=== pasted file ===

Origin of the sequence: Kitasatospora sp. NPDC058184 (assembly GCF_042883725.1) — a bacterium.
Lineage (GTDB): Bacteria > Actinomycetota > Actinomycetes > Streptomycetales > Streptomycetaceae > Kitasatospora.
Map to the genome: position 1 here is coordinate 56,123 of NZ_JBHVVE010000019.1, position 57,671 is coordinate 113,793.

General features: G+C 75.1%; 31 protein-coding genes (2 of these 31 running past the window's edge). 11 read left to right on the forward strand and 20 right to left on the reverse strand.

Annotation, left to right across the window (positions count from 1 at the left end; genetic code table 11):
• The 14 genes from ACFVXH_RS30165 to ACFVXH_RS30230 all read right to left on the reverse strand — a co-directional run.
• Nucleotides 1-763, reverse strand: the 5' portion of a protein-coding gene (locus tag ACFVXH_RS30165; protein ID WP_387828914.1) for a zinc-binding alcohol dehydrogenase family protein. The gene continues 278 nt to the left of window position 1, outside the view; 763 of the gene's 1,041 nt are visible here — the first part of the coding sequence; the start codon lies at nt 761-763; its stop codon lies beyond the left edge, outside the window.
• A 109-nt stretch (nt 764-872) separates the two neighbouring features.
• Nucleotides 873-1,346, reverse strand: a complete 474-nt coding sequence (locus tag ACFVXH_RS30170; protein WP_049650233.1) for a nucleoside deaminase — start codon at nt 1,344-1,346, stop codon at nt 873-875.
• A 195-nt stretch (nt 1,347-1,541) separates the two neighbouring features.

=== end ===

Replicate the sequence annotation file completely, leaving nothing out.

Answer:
Origin of the sequence: Kitasatospora sp. NPDC058184 (assembly GCF_042883725.1) — a bacterium.
Lineage (GTDB): Bacteria > Actinomycetota > Actinomycetes > Streptomycetales > Streptomycetaceae > Kitasatospora.
Map to the genome: position 1 here is coordinate 56,123 of NZ_JBHVVE010000019.1, position 57,671 is coordinate 113,793.

General features: G+C 75.1%; 31 protein-coding genes (2 of these 31 running past the window's edge). 11 read left to right on the forward strand and 20 right to left on the reverse strand.

Annotation, left to right across the window (positions count from 1 at the left end; genetic code table 11):
• The 14 genes from ACFVXH_RS30165 to ACFVXH_RS30230 all read right to left on the reverse strand — a co-directional run.
• Nucleotides 1-763, reverse strand: the 5' portion of a protein-coding gene (locus tag ACFVXH_RS30165; protein ID WP_387828914.1) for a zinc-binding alcohol dehydrogenase family protein. The gene continues 278 nt to the left of window position 1, outside the view; 763 of the gene's 1,041 nt are visible here — the first part of the coding sequence; the start codon lies at nt 761-763; its stop codon lies beyond the left edge, outside the window.
• A 109-nt stretch (nt 764-872) separates the two neighbouring features.
• Nucleotides 873-1,346, reverse strand: a complete 474-nt coding sequence (locus tag ACFVXH_RS30170; protein WP_049650233.1) for a nucleoside deaminase — start codon at nt 1,344-1,346, stop codon at nt 873-875.
• A 195-nt stretch (nt 1,347-1,541) separates the two neighbouring features.